to go to treatment. I said no thank you, Dr. Cook. I’m not an addict. I don’t need to go to treatment. I can figure this out. What are my other options? He said Jam, if you’re not
going to go to treatment, at least you need to start
going to these 12 step meetings that you’ve heard of. To please him and to
please my loved ones, I went to a 12 step meeting at
a place called the Mustard Seed here in Chicago, a very famous
place where they hold these 12 step fellowship meetings. I walked in, sat in
the back of the room, stayed away from everybody,
looked around the room. No, I’m not one of these people. There’s no way. I’m not an addict, no. I just need to get
my shit together. I’ll figure this out. I sat through the meeting
looking for all the differences rather than the similarities. By the end of the meeting,
I convinced myself I wasn’t one of those people. I left the meeting
and I went back out for another seven years, the
worst seven years of my life, the worst seven years
of active addiction, the worst seven years
of being a junkie. Lost everything. Did horrible things. Lied to people, cheated,
stole, manipulated, whatever I needed to do
to get that next one. When I finally
did surrender four and 1/2 years ago, checked
myself into a treatment center, I still had this
ego inside of me. And I sat down
with my counselor. Her name was Nanette. I said, Nanette, I need you
to bottom line this for me. I know I’m in a unit
with 30 other guys, but I’m a lot smarter than them. I’m a lot more
successful than them. So I just need you to
sit here and bottom line it for me so I can
get out of here. I need you to give
me the secret. And she kind of laughed
at me, and she said, OK, what’s the secret that
you’re looking for? I was like, Nanette,
I need the secret. You just need to tell me
how to stop doing drugs and I’ll be on my way. And she laughed at
me, and she said, Jam, drugs are not your problem. Drugs are not your problem. And I said Nanette, I have just
checked myself into a rehab. I’ve just checked
myself into a treatment center for drug addiction. Of course drugs are my problem. That is why I’m here. And she said, Jam, drugs
are not your problem. Drugs are your solution
to your problem. Drugs are not my problem. Drugs were my solution
to my problem. And thinking back on it, it’s
horrible fucking solution to the problem. It didn’t work. All evidence was
to the contrary. But this disease makes
you keep going back there. Now I hear this
all the time now, being surrounded by recovery,
the drugs are not your problem. Drugs are your solution
to your problem. But at that time, it was
the first time I heard it. And it was mind-blowing. It was an epiphany
kind of moment. Yes. Drugs are not my problem. They are the solution
to my problem. My problem was me. My problem was
that I kept trying to solve what was
going on inside of me with things in
the outside world, whether it was fame, ego,
money, girls, relationships. I had this empty
hole inside of me. No matter what I did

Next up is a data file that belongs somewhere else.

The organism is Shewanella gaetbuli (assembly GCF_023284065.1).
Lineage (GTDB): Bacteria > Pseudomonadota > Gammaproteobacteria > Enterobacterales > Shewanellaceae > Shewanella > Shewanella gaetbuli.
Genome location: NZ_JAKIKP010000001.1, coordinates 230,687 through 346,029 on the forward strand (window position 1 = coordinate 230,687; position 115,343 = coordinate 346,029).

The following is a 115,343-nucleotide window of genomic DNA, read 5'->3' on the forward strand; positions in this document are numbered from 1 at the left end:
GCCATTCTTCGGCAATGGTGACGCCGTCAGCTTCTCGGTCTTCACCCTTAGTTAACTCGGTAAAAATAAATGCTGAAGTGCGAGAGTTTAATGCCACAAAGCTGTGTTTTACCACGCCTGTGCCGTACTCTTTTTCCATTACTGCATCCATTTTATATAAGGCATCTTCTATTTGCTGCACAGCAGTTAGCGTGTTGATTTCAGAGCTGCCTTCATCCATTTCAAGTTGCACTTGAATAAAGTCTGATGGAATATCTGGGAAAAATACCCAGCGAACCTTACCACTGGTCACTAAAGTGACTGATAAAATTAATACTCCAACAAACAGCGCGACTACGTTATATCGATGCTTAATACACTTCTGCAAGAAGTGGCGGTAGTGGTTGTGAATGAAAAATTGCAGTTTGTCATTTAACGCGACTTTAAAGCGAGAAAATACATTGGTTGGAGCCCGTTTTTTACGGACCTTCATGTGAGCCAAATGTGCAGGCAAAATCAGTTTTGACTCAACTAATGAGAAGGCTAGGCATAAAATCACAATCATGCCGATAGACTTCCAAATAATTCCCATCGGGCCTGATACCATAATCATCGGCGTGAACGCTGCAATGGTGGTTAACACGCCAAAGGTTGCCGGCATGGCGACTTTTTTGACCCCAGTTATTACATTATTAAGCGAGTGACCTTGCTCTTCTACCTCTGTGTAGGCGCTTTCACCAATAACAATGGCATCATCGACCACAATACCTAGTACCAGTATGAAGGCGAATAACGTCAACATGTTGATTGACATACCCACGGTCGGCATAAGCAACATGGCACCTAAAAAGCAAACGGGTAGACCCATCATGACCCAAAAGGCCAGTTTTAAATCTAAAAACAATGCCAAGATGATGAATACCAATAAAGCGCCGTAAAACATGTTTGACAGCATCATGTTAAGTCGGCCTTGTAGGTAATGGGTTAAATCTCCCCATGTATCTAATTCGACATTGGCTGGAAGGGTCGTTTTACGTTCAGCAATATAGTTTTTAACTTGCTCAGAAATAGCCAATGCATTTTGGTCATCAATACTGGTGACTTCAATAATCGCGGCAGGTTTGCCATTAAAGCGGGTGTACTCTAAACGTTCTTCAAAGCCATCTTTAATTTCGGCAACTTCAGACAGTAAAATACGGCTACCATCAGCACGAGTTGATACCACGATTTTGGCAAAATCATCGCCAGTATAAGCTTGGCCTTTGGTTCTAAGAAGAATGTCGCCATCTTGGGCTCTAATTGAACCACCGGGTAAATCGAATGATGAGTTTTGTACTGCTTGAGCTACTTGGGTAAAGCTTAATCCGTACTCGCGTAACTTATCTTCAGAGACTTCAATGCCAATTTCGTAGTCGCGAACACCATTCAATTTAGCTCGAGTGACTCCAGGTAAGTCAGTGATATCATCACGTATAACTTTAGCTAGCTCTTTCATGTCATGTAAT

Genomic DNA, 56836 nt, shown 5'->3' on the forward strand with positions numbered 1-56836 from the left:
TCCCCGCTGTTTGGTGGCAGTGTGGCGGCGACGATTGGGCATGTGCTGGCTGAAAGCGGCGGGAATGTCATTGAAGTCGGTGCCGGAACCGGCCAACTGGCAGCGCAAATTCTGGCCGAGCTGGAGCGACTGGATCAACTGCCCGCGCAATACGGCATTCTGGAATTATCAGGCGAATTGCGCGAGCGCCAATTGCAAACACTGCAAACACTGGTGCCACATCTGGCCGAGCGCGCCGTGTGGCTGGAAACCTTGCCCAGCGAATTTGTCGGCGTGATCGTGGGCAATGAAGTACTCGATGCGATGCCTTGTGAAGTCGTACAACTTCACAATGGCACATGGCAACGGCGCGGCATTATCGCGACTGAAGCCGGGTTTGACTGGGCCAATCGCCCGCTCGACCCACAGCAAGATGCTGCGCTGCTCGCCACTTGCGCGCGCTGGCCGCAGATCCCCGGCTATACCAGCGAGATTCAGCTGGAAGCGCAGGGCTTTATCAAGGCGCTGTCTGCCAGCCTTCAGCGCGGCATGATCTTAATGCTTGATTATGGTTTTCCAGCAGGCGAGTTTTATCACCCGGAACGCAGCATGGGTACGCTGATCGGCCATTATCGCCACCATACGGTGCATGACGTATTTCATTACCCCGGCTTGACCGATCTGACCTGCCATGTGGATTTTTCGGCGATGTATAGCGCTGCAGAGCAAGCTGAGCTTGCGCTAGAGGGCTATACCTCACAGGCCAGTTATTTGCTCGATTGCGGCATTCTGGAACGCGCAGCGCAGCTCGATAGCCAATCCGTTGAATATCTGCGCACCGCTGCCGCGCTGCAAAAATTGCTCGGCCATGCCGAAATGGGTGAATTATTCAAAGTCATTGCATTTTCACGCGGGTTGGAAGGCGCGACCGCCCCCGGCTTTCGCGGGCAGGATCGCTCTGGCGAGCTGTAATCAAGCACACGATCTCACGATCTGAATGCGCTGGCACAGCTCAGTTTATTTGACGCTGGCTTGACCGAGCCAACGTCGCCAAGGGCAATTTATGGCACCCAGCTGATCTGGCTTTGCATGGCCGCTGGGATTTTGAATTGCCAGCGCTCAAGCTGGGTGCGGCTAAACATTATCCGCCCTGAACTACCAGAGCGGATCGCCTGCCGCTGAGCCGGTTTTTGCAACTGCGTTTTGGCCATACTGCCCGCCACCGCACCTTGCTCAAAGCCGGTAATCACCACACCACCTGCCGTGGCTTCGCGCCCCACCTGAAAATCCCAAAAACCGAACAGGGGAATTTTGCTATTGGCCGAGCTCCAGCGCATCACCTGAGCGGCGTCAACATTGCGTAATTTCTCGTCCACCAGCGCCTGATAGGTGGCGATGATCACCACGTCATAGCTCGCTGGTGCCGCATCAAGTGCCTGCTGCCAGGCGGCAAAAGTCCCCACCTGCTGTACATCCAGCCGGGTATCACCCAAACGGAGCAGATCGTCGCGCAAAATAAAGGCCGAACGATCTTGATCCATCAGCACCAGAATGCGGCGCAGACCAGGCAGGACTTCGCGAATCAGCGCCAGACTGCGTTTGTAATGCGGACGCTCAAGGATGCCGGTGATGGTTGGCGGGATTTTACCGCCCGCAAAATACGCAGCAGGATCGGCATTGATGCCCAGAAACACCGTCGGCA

to try to fill it with, those outside things, I
always woke up the next day with that empty hole. And I think about it. You know, this is something
we’re conditioned towards, right, from the
moment as kids we turn our attention to the television,
to the internet, to anything, we are told to buy, buy our
way out of our problems. We become consumers. We’re told when we’re
kids to buy this toy and life’s going to be good. Buy this game, things
will be good as teenagers. Buy these shoes
or these clothes, you’re going to fit in. As adults, you buy this
house, you get this job, you’re going to be happy. This is what we’re taught. And for someone like me, I
feel like I never had a chance. Being as miserable
inside as I was, I don’t think there’s some kind
of big conspiracy out there. But companies need to
sell their products, so they need to tell you
that you’re miserable, and if you buy their stuff,
you’re going to be happy. And I was miserable. And I bought into that
time and time again. And again, this is
one of the reasons why I’m so grateful that I
was taken to these depths because it was in a
place like treatment where Nanette said to me
that the problem was me, not the drugs. So when I was
there, and I started to listen to the people
who had what I wanted, people who were far
smarter than me, finally did surrender, and
turned that light inward rather than shining
it outward for the answers, my life truly started to change. I started to heal some of
those underlying traumas. Recovery is not about
abstaining from drugs, abstaining from alcohol. Recovery is about rebuilding
your life, your inner world, in a way that you
are happy enough that you don’t need
to numb yourself through drugs, through alcohol,
through porn, through food, through work, through gambling,
through any of these things. That is what recovery is about,
healing that underlying trauma, whatever it might be, so we
can stop that numbing behavior. I’m going to end with this. As I said, my life is surrounded
by recovery these days, so I spend a lot of
time hearing stories from my brothers and sisters in
recovery of their backgrounds, their upbringings,
their stories that brought them to their knees. And I see or hear about some
horrible, horrible, tragic things that they’ve done,
that they’ve been through, that they’ve used to cope with
the hand they’ve been dealt. Now my story does not
include any jail time. My story does not